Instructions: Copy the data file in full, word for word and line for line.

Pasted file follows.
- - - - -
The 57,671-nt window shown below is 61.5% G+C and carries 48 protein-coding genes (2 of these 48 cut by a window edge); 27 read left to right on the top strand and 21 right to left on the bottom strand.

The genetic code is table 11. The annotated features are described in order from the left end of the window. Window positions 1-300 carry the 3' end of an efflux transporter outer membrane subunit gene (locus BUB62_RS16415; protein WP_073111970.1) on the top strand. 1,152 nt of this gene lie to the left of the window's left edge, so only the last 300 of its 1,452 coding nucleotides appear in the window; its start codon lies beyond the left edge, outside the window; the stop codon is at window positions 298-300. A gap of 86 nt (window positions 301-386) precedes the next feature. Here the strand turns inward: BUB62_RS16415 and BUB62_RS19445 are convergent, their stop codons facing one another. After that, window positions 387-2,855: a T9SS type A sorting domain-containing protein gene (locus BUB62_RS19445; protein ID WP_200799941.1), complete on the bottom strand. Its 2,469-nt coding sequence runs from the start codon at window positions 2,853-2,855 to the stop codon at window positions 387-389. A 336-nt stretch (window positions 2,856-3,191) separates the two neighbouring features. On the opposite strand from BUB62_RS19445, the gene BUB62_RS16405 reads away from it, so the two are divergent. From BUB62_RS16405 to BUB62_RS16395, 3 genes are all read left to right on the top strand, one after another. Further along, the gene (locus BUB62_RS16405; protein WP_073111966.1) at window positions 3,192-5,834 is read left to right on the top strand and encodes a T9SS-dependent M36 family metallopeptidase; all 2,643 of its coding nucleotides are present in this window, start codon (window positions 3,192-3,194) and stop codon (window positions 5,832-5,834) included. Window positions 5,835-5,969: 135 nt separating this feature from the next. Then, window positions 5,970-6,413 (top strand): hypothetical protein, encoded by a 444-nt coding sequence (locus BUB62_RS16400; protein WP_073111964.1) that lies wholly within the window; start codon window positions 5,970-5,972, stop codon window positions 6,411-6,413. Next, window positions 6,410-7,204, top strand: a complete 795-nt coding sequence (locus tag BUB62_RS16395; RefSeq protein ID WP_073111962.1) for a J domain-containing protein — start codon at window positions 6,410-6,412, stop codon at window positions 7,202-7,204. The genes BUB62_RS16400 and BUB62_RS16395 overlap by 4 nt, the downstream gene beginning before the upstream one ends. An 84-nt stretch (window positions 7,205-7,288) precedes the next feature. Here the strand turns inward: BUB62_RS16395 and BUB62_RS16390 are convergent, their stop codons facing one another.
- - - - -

The 57,671-nt window shown below is 61.5% G+C and carries 48 protein-coding genes (2 of these 48 cut by a window edge); 27 read left to right on the top strand and 21 right to left on the bottom strand.

The genetic code is table 11. The annotated features are described in order from the left end of the window. Window positions 1-300 carry the 3' end of an efflux transporter outer membrane subunit gene (locus BUB62_RS16415; protein WP_073111970.1) on the top strand. 1,152 nt of this gene lie to the left of the window's left edge, so only the last 300 of its 1,452 coding nucleotides appear in the window; its start codon lies beyond the left edge, outside the window; the stop codon is at window positions 298-300. A gap of 86 nt (window positions 301-386) precedes the next feature. Here the strand turns inward: BUB62_RS16415 and BUB62_RS19445 are convergent, their stop codons facing one another. After that, window positions 387-2,855: a T9SS type A sorting domain-containing protein gene (locus BUB62_RS19445; protein ID WP_200799941.1), complete on the bottom strand. Its 2,469-nt coding sequence runs from the start codon at window positions 2,853-2,855 to the stop codon at window positions 387-389. A 336-nt stretch (window positions 2,856-3,191) separates the two neighbouring features. On the opposite strand from BUB62_RS19445, the gene BUB62_RS16405 reads away from it, so the two are divergent. From BUB62_RS16405 to BUB62_RS16395, 3 genes are all read left to right on the top strand, one after another. Further along, the gene (locus BUB62_RS16405; protein WP_073111966.1) at window positions 3,192-5,834 is read left to right on the top strand and encodes a T9SS-dependent M36 family metallopeptidase; all 2,643 of its coding nucleotides are present in this window, start codon (window positions 3,192-3,194) and stop codon (window positions 5,832-5,834) included. Window positions 5,835-5,969: 135 nt separating this feature from the next. Then, window positions 5,970-6,413 (top strand): hypothetical protein, encoded by a 444-nt coding sequence (locus BUB62_RS16400; protein WP_073111964.1) that lies wholly within the window; start codon window positions 5,970-5,972, stop codon window positions 6,411-6,413. Next, window positions 6,410-7,204, top strand: a complete 795-nt coding sequence (locus tag BUB62_RS16395; RefSeq protein ID WP_073111962.1) for a J domain-containing protein — start codon at window positions 6,410-6,412, stop codon at window positions 7,202-7,204. The genes BUB62_RS16400 and BUB62_RS16395 overlap by 4 nt, the downstream gene beginning before the upstream one ends. An 84-nt stretch (window positions 7,205-7,288) precedes the next feature. Here the strand turns inward: BUB62_RS16395 and BUB62_RS16390 are convergent, their stop codons facing one another.